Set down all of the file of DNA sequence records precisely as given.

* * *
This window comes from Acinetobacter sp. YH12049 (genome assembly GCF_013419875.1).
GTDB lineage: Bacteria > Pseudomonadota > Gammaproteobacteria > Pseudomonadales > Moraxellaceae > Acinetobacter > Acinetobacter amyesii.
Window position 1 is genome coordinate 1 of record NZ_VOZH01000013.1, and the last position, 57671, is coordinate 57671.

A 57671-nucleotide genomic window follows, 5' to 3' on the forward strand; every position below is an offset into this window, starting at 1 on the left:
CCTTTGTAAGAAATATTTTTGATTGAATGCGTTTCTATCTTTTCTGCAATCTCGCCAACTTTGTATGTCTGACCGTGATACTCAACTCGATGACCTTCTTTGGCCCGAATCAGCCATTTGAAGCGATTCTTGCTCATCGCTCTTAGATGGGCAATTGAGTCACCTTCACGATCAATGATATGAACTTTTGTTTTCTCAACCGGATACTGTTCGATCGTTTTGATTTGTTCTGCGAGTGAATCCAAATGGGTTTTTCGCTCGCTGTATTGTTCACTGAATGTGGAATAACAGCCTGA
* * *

This window comes from Acinetobacter sp. YH12049 (genome assembly GCF_013419875.1).
GTDB lineage: Bacteria > Pseudomonadota > Gammaproteobacteria > Pseudomonadales > Moraxellaceae > Acinetobacter > Acinetobacter amyesii.
Window position 1 is genome coordinate 1 of record NZ_VOZH01000013.1, and the last position, 57671, is coordinate 57671.

A 57671-nucleotide genomic window follows, 5' to 3' on the forward strand; every position below is an offset into this window, starting at 1 on the left:
CCTTTGTAAGAAATATTTTTGATTGAATGCGTTTCTATCTTTTCTGCAATCTCGCCAACTTTGTATGTCTGACCGTGATACTCAACTCGATGACCTTCTTTGGCCCGAATCAGCCATTTGAAGCGATTCTTGCTCATCGCTCTTAGATGGGCAATTGAGTCACCTTCACGATCAATGATATGAACTTTTGTTTTCTCAACCGGATACTGTTCGATCGTTTTGATTTGTTCTGCGAGTGAATCCAAATGGGTTTTTCGCTCGCTGTATTGTTCACTGAATGTGGAATAACAGCCTGA